Advice from alumni for job-hunting students:
- The Three Basics for obtaining a job (here is what I interview for):
1. Are you presentable? (Can I place you in front of customer/audience?)
2. Are you articulate? (Express oneself, formulate focused, direct ideas, don't ramble, etc.)
3. Do you show initiative? (Do you want to learn and grow?)
- Check out telecom organizations like the Association of Telecommunication Professionals (ATP). Look for smaller ones also.
- Learn as much technical information as you can. Make friends in the industry - it's a very small industry. Everyone knows everyone else.
- Try to get as much exposure to data communication/networks as possible. Marketable entry level skills include a general knowledge of voice, data, network and public and private services.
- Take full advantage of the ITS internship program; it will give you a head start!
- Be persistent. Professionalism and internship experience are crucial.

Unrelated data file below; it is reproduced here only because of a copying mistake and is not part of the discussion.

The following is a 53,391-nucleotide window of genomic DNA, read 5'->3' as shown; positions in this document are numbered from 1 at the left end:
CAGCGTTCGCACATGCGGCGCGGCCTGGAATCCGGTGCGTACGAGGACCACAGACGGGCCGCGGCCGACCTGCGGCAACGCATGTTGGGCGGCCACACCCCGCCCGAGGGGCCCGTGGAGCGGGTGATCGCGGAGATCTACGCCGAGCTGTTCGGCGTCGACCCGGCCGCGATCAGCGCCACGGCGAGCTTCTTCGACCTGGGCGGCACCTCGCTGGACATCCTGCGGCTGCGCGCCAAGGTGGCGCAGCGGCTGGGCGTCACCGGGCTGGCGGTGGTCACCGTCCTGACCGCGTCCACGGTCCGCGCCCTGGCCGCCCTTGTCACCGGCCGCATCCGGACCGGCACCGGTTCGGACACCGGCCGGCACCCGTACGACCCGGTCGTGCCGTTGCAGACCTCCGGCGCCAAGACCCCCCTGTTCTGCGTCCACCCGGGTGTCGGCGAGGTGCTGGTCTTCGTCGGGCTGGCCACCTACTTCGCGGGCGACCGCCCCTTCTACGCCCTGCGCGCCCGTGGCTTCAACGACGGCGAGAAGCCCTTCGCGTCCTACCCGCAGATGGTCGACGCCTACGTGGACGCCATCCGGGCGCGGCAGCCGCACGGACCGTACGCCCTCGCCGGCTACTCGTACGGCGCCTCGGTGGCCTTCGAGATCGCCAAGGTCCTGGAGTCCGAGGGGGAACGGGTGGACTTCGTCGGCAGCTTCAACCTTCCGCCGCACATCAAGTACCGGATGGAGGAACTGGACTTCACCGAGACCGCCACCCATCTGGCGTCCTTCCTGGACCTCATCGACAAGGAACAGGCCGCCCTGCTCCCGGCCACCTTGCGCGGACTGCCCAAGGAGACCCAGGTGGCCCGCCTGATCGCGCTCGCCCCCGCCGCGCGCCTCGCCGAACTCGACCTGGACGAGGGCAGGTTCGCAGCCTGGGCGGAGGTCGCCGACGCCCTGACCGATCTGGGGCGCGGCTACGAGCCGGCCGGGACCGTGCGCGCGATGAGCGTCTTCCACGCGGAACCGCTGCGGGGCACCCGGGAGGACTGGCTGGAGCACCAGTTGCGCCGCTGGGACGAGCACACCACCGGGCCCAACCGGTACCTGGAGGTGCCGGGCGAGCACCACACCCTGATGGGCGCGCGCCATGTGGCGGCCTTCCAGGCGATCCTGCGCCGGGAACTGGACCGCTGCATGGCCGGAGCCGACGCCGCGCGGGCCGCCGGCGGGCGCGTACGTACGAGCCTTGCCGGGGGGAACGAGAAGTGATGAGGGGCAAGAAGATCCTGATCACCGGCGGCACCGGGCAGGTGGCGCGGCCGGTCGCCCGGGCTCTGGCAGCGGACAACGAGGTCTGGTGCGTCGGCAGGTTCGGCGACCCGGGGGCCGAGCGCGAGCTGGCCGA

- For best financial rewards look into sales and marketing - Data Products - LANs, Bridges, Routers - Intelligent LAN Hubs. Send Resumes to outsourcing firms.
- Just hang in there and get your name out to as many people as possible.
- Distribute resumes everywhere! - Keep your head up.
- The best advice that I could ever give is not to take a job on the basis of money alone, but take a job on the basis of the knowledge that you will gain from it.
- Don't lose track of your interviewers after your interview. Be persistent and call them often - this will keep you fresh in their mind and show that you are very eager and serious about their open position.
- Start early!! Keep spirits up. Work with CP&P on campus. Research companies and ask a lot of questions!
- Concentrate on both voice and data (I wish I had!), LANs and WANs and have a working knowledge of PCs. Good luck!
- Be persistent! It is easy to get discouraged, but persistence pays off in the long run.
- PC skills are a plus! Don't forget that there are all sorts of opportunities other than technical roles such as marketing, advertising, and training (your other classes outside ITS are ones you can also rely on when applying for jobs.)
- Try to retain as much of what you learn in the classroom as possible. Your knowledge of the industry will help in training and knowledge, coupled with creativity, can take the place of the 1-2 years of experience that a lot of employers are looking for.
- Don't take college or your education for granted! Learn as much as you can while the time constraints and deadlines of the professional world aren't imposed upon you.